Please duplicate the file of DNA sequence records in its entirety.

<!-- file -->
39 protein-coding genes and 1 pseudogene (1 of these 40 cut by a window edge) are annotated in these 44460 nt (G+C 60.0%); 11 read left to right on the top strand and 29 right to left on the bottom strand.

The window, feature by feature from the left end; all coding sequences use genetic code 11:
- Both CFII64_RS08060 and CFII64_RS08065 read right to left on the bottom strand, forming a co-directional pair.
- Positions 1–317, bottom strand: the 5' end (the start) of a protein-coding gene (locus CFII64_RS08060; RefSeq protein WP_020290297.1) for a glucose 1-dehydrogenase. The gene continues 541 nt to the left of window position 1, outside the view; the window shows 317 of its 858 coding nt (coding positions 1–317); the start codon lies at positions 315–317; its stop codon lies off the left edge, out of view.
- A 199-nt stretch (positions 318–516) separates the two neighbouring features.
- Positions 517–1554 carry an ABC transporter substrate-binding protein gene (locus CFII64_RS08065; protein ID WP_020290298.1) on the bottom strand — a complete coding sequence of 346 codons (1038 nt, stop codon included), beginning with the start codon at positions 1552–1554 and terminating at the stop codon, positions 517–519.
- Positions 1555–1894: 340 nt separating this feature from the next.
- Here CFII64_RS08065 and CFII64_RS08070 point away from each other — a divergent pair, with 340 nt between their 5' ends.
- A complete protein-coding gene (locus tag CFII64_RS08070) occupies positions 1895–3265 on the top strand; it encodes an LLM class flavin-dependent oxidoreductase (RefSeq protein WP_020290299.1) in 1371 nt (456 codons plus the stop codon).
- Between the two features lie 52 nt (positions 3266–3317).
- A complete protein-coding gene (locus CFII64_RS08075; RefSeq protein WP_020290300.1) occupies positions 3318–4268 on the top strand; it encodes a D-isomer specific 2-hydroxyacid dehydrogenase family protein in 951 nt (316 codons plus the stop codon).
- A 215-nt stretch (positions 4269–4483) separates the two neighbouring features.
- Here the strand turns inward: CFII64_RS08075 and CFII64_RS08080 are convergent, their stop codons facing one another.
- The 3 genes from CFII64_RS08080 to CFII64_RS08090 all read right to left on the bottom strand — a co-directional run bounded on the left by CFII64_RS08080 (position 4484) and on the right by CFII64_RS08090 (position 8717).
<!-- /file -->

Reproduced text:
39 protein-coding genes and 1 pseudogene (1 of these 40 cut by a window edge) are annotated in these 44460 nt (G+C 60.0%); 11 read left to right on the top strand and 29 right to left on the bottom strand.

The window, feature by feature from the left end; all coding sequences use genetic code 11:
- Both CFII64_RS08060 and CFII64_RS08065 read right to left on the bottom strand, forming a co-directional pair.
- Positions 1–317, bottom strand: the 5' end (the start) of a protein-coding gene (locus CFII64_RS08060; RefSeq protein WP_020290297.1) for a glucose 1-dehydrogenase. The gene continues 541 nt to the left of window position 1, outside the view; the window shows 317 of its 858 coding nt (coding positions 1–317); the start codon lies at positions 315–317; its stop codon lies off the left edge, out of view.
- A 199-nt stretch (positions 318–516) separates the two neighbouring features.
- Positions 517–1554 carry an ABC transporter substrate-binding protein gene (locus CFII64_RS08065; protein ID WP_020290298.1) on the bottom strand — a complete coding sequence of 346 codons (1038 nt, stop codon included), beginning with the start codon at positions 1552–1554 and terminating at the stop codon, positions 517–519.
- Positions 1555–1894: 340 nt separating this feature from the next.
- Here CFII64_RS08065 and CFII64_RS08070 point away from each other — a divergent pair, with 340 nt between their 5' ends.
- A complete protein-coding gene (locus tag CFII64_RS08070) occupies positions 1895–3265 on the top strand; it encodes an LLM class flavin-dependent oxidoreductase (RefSeq protein WP_020290299.1) in 1371 nt (456 codons plus the stop codon).
- Between the two features lie 52 nt (positions 3266–3317).
- A complete protein-coding gene (locus CFII64_RS08075; RefSeq protein WP_020290300.1) occupies positions 3318–4268 on the top strand; it encodes a D-isomer specific 2-hydroxyacid dehydrogenase family protein in 951 nt (316 codons plus the stop codon).
- A 215-nt stretch (positions 4269–4483) separates the two neighbouring features.
- Here the strand turns inward: CFII64_RS08075 and CFII64_RS08080 are convergent, their stop codons facing one another.
- The 3 genes from CFII64_RS08080 to CFII64_RS08090 all read right to left on the bottom strand — a co-directional run bounded on the left by CFII64_RS08080 (position 4484) and on the right by CFII64_RS08090 (position 8717).